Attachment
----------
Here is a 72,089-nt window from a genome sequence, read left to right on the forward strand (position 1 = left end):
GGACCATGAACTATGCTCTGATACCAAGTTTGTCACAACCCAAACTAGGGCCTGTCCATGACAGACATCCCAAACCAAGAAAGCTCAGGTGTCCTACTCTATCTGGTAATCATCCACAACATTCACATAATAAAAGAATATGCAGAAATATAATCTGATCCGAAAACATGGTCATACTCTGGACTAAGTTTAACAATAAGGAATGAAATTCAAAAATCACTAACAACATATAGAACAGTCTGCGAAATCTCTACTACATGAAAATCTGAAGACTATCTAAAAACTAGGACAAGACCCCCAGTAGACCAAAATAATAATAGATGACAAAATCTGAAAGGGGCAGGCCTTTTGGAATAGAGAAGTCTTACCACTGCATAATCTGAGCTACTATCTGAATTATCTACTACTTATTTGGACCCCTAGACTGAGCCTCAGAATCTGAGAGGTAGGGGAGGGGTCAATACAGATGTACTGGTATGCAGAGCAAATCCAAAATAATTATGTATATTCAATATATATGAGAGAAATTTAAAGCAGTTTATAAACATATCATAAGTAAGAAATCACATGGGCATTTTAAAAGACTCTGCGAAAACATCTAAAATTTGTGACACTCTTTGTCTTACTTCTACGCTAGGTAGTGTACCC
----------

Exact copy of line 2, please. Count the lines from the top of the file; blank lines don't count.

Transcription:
GGACCATGAACTATGCTCTGATACCAAGTTTGTCACAACCCAAACTAGGGCCTGTCCATGACAGACATCCCAAACCAAGAAAGCTCAGGTGTCCTACTCTATCTGGTAATCATCCACAACATTCACATAATAAAAGAATATGCAGAAATATAATCTGATCCGAAAACATGGTCATACTCTGGACTAAGTTTAACAATAAGGAATGAAATTCAAAAATCACTAACAACATATAGAACAGTCTGCGAAATCTCTACTACATGAAAATCTGAAGACTATCTAAAAACTAGGACAAGACCCCCAGTAGACCAAAATAATAATAGATGACAAAATCTGAAAGGGGCAGGCCTTTTGGAATAGAGAAGTCTTACCACTGCATAATCTGAGCTACTATCTGAATTATCTACTACTTATTTGGACCCCTAGACTGAGCCTCAGAATCTGAGAGGTAGGGGAGGGGTCAATACAGATGTACTGGTATGCAGAGCAAATCCAAAATAATTATGTATATTCAATATATATGAGAGAAATTTAAAGCAGTTTATAAACATATCATAAGTAAGAAATCACATGGGCATTTTAAAAGACTCTGCGAAAACATCTAAAATTTGTGACACTCTTTGTCTTACTTCTACGCTAGGTAGTGTACCC